UCT graduate, Amy Jephta, is the first recipient of the recently created Emerging Theatre Director’s Bursary, made possible by Theatre Arts Admin Collective (TAAC) in partnership with the Baxter Theatre Centre and Gordon Institute of Performing and Creative Arts (GIPCA).
With this bursary she was able to produce and direct her original work Kitchen - originally presented during her final year at the University of Cape Town’s Drama School, and now extended to a 60-minute production. Kitchen will be performed at Theatre Arts Admin Collective from 18 to 22 May, at 8pm, with an additional performance on Saturday, 22 May, at 6pm.
“This unique bursary will enable three emerging theatre directors the opportunity to create new and original South African plays,” said Caroline Calburn, Director of TAAC. “It has been created in response to the lack of opportunities theatre director’s face, and to empower them while offering them an entry into professional theatre.” She continues, “One of the bursary’s aims is to affirm directing as a prospective career choice; creating a space for emerging directors to keep developing their craft through working with a mentor. The mentorship programme not only ensures that skills are continuously developed but connects emergent and established directors to each other ensuring a transfer and exchange of knowledge and skills.”
Amy Jephta completed a degree in Theatre and Performance and English, specialising in theatre-making, and received top honours when she was awarded UCT Drama Departmernt’s Theatre-maker of the year class medal in 2009. She has also received the Artscape High School Drama award for Best Script (A Class Apart), the Mary Livingstone Short Story award, the PANSA 48-hour Festival award for Best Script (Blackout) and the Woordwees Drukkoker award for Best short Afrikaans play (Die Besigheid). Amy has been commissioned by Aardklop for their 2010 programme to write a new Afrikaans play as yet untitled.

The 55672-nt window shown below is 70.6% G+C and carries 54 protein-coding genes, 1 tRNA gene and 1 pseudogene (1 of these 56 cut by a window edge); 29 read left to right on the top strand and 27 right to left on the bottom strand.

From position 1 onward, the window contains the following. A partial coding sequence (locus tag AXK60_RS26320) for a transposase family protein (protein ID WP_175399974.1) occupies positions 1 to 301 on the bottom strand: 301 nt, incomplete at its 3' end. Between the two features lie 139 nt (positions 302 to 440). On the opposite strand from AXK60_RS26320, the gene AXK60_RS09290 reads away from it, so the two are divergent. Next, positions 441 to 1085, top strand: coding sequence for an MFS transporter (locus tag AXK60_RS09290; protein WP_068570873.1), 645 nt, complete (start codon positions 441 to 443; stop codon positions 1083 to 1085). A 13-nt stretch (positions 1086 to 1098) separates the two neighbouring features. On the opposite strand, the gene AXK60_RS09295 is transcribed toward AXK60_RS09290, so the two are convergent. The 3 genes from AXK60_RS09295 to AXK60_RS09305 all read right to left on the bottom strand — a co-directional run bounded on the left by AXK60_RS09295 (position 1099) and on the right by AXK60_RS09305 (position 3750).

Jephta says, “I am extremely excited so I have decided to use this opportunity to return this work and examine it in further detail on a bigger scale. In attempting this project I would like to explore, firstly, my own directorial process from page to stage. It will be a great challenge for me to act as director for my own text, and to put myself in two minds during the process. I think it would be greatly beneficial for the development of my directorial voice to act in both the capacity of director and playwright. Secondly, I am excited to investigate and work with concepts which I have not yet had the opportunity of using in my process, especially Howard Barker’s theory on the Theatre of Catastrophe. I would like to use chance to delve into new experimental forms and content, and explore how multimedia in live theatre can be included as part of both process and performance.”
The script for Kitchen and some of the ideas for the full-length play has grown and developed in response to feedback received and boasts an entirely new cast made up of Leila Anderson, Sjaka Septembir and Cintaine Schutte.
Kitchen explores the ways in which silence manipulates, tortures and drives human beings to the brink and it is structured as a series of three short playlets each with their own title. “We say the most when we aren’t speaking. In the silences between words we are at our most vulnerable and we reveal our most naked selves. It is in the pauses where we really exist,” says Amy.
Kitchen runs at Theatre Arts Admin Collective in Observatory for one week only from 18 to 22 May and ticket prices are just R40 throughout. For bookings contact 021 447 3683 or firstname.lastname@example.org.